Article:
Using Faker to generate to generate job titles

For my current project I need to create a table of certificates and/or job titles which people can be qualified in. Feeling incredibly uninspired, I decided to use the Faker gem to help me out.

By combining the Faker::Company.buzzword and Faker::Company.profession generators, I’ve been able to generate some amazing job titles, which I wanted to share with you:

  • “fresh-thinking economist”
  • “software firefighter”
  • “foreground advocate”
  • “Cross-platform biologist”
  • “Ameliorated human resources”
  • “Business-focused astronomer”
  • “pricing structure judge”
  • “complexity architect”
  • “Cross-group engineer”
  • “Realigned accountant”
  • “mission-critical economist”
  • “Realigned firefighter”
  • “methodology engineer”
  • “upward-trending engineer”
  • “Pre-emptive writer”
  • “coherent human resources”
  • “human-resource designer”
  • “clear-thinking writer”
  • “asynchronous agriculturist”

What’s the difference between the faker gem and adding few infomation in the seed.rb?

The Faker gem allows for the creation of dynamic content for use in testing. I personally use it in Fabricators (similar to Factories) for TDD purposes:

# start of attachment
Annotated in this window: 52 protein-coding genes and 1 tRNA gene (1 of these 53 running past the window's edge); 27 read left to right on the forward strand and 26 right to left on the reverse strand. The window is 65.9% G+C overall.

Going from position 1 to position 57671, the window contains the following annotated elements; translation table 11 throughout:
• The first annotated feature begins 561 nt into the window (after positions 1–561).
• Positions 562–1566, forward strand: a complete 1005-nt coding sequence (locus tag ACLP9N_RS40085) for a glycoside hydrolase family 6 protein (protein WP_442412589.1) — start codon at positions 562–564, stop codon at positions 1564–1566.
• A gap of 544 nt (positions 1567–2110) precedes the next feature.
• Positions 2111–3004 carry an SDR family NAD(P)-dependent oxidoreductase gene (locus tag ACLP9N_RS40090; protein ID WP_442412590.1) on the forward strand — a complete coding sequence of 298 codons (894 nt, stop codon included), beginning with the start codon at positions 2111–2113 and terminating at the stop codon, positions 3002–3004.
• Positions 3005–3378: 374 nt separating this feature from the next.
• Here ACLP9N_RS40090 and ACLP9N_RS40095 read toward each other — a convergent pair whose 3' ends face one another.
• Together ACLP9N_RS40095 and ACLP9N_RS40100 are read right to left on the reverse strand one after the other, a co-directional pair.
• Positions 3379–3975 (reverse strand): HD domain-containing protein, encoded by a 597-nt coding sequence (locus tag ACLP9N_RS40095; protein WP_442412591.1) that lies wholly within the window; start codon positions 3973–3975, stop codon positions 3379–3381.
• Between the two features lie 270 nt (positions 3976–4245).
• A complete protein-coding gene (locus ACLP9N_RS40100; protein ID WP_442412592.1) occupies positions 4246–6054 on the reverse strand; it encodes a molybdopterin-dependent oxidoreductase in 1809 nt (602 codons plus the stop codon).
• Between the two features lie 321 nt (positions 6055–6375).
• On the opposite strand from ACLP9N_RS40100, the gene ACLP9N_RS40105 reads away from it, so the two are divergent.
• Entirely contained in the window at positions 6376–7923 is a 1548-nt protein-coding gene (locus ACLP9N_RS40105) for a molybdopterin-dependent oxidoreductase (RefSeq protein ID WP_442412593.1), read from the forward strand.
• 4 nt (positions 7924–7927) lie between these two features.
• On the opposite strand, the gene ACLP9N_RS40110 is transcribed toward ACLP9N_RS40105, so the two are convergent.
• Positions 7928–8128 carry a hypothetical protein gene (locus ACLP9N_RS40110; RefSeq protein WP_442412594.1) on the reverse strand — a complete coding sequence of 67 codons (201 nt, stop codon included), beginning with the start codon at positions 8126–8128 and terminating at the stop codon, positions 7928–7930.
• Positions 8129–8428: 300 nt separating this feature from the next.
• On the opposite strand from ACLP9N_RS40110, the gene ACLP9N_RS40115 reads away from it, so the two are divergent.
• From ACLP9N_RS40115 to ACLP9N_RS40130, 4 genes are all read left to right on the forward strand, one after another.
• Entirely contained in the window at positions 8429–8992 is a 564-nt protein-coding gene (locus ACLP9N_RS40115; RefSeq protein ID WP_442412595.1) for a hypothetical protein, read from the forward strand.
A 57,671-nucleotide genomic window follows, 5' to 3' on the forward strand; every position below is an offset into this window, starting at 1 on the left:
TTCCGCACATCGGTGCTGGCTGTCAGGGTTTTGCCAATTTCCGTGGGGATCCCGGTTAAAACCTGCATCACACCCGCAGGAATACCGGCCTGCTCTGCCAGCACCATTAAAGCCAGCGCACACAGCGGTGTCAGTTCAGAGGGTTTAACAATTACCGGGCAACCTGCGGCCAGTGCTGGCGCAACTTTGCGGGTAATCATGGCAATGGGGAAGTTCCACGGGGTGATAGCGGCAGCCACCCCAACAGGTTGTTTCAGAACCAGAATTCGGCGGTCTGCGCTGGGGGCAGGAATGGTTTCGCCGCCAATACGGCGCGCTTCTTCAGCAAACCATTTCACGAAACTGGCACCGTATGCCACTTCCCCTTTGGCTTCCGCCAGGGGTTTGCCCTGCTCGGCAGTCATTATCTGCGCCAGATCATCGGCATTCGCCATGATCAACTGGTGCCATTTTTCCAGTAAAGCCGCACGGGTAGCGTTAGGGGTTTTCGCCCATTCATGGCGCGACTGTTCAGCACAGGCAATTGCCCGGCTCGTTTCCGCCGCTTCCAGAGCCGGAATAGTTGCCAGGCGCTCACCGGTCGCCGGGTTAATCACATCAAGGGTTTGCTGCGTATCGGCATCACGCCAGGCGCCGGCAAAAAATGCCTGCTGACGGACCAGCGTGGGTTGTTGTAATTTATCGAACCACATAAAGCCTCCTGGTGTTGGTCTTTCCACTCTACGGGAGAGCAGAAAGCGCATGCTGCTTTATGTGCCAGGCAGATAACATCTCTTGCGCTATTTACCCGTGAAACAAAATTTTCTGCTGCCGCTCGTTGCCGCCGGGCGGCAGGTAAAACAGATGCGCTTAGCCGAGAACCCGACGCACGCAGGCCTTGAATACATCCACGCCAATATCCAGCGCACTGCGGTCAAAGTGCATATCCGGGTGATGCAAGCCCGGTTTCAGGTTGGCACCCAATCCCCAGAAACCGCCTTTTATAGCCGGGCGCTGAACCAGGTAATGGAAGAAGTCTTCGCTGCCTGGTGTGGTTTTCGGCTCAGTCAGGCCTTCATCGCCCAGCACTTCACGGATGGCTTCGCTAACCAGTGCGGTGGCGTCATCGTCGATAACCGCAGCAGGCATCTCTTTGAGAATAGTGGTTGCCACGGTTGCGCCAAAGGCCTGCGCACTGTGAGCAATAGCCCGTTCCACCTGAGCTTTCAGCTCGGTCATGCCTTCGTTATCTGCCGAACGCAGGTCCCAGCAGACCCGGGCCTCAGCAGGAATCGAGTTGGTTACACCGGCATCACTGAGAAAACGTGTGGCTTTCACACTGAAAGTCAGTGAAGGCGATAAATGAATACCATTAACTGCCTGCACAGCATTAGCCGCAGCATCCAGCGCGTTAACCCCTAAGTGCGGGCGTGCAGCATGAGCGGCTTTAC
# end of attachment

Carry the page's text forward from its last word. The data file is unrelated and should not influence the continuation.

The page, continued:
Fabricator(:user, aliases: [:users]) do
  username { Faker::Internet.user_name }
  email { }
  password { Faker::Internet.password }

… which is really handy if you need to generate multiple records - i.e. using the Faker gem, rather than static content, means you don’t get duplicate records.

But I also within a development seed file (via their fabricator), which I use if I need some fake data to populate a site for design and frontend development purposes.

The thing is, the Rails seed.rb file is a bit crap, as it’s not a particularly good implementation of how seeds should work for production. Far better to use something like Seed Fu.

(I fear this hasn’t actually answered your question tho).

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@LimeBlast I bet if you go to Silicon Valley, half of those job titles exist!

I dislike misuse of the word “methodology” but I’m deffo putting “methods engineer” on my CV :slight_smile:

/me bags "software firefighter"

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Further to this, I’ve just noticed some other humourous side effects of using the Faker methods outside their designed parameters.

In this particular instance I’m using their Faker::Hacker.abbreviation to generate initials for customers (along with the existing Faker::Name.prefix and Faker::Name.last_name for their title and surname), which as resulted in the following:

  • Miss JSON Steuber
  • Ms. IB Dooley
  • Miss XML Koss
  • Miss TCP D’Amore
  • Ms. IB Terry
  • Mr. SCSI O’Keefe
  • Mr. AGP Abbott
  • Mrs. TCP Gislason
  • Miss SMTP Renner
  • Dr. RAM Murphy
  • Ms. SMTP Schmidt
  • Miss SQL Mann
  • Mrs. RAM Schiller
  • Mr. SMS Lind
  • Mrs. SCSI Fisher
  • Ms. FTP Wilkinson

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